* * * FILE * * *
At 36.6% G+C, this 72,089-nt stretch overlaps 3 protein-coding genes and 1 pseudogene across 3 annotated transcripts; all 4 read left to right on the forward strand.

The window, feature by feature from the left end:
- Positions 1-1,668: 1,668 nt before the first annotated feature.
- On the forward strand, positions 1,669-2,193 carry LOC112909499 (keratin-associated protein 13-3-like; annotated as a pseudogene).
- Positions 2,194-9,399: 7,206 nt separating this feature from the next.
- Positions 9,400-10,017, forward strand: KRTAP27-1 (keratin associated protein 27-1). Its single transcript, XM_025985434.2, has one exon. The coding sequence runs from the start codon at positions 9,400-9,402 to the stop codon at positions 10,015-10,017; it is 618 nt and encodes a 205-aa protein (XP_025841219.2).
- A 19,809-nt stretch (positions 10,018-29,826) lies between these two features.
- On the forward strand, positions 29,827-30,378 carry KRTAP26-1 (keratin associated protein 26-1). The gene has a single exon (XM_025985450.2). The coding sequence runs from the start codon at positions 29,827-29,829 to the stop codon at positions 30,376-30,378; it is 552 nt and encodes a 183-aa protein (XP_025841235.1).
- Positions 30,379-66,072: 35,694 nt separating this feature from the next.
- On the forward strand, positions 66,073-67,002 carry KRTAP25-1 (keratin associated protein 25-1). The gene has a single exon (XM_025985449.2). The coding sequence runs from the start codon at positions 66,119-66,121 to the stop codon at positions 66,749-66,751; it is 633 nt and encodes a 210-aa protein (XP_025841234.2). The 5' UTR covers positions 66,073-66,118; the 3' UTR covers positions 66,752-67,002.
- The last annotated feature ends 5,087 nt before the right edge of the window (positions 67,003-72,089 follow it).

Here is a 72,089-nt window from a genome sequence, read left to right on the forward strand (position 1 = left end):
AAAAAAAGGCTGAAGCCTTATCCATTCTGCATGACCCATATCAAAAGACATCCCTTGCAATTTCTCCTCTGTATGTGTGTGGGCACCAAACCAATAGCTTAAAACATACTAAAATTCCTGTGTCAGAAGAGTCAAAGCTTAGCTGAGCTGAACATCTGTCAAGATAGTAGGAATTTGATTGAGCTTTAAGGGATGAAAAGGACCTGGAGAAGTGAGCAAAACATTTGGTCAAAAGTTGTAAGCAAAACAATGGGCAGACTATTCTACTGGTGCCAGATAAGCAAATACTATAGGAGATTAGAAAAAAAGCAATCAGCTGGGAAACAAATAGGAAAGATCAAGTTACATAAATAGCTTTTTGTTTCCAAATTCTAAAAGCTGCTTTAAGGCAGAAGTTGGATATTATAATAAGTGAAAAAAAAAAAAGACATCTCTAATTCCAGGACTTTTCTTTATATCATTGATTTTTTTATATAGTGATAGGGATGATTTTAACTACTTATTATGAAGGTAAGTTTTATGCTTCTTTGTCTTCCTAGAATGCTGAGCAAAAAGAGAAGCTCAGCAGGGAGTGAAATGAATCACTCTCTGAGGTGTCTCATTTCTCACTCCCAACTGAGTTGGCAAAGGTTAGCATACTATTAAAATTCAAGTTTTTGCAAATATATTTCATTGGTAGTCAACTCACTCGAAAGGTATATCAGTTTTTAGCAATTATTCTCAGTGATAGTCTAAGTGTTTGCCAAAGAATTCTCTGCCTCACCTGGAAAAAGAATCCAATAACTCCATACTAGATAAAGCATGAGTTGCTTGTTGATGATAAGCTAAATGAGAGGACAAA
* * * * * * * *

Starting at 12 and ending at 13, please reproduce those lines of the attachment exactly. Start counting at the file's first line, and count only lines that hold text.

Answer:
Here is a 72,089-nt window from a genome sequence, read left to right on the forward strand (position 1 = left end):
AAAAAAAGGCTGAAGCCTTATCCATTCTGCATGACCCATATCAAAAGACATCCCTTGCAATTTCTCCTCTGTATGTGTGTGGGCACCAAACCAATAGCTTAAAACATACTAAAATTCCTGTGTCAGAAGAGTCAAAGCTTAGCTGAGCTGAACATCTGTCAAGATAGTAGGAATTTGATTGAGCTTTAAGGGATGAAAAGGACCTGGAGAAGTGAGCAAAACATTTGGTCAAAAGTTGTAAGCAAAACAATGGGCAGACTATTCTACTGGTGCCAGATAAGCAAATACTATAGGAGATTAGAAAAAAAGCAATCAGCTGGGAAACAAATAGGAAAGATCAAGTTACATAAATAGCTTTTTGTTTCCAAATTCTAAAAGCTGCTTTAAGGCAGAAGTTGGATATTATAATAAGTGAAAAAAAAAAAAGACATCTCTAATTCCAGGACTTTTCTTTATATCATTGATTTTTTTATATAGTGATAGGGATGATTTTAACTACTTATTATGAAGGTAAGTTTTATGCTTCTTTGTCTTCCTAGAATGCTGAGCAAAAAGAGAAGCTCAGCAGGGAGTGAAATGAATCACTCTCTGAGGTGTCTCATTTCTCACTCCCAACTGAGTTGGCAAAGGTTAGCATACTATTAAAATTCAAGTTTTTGCAAATATATTTCATTGGTAGTCAACTCACTCGAAAGGTATATCAGTTTTTAGCAATTATTCTCAGTGATAGTCTAAGTGTTTGCCAAAGAATTCTCTGCCTCACCTGGAAAAAGAATCCAATAACTCCATACTAGATAAAGCATGAGTTGCTTGTTGATGATAAGCTAAATGAGAGGACAAA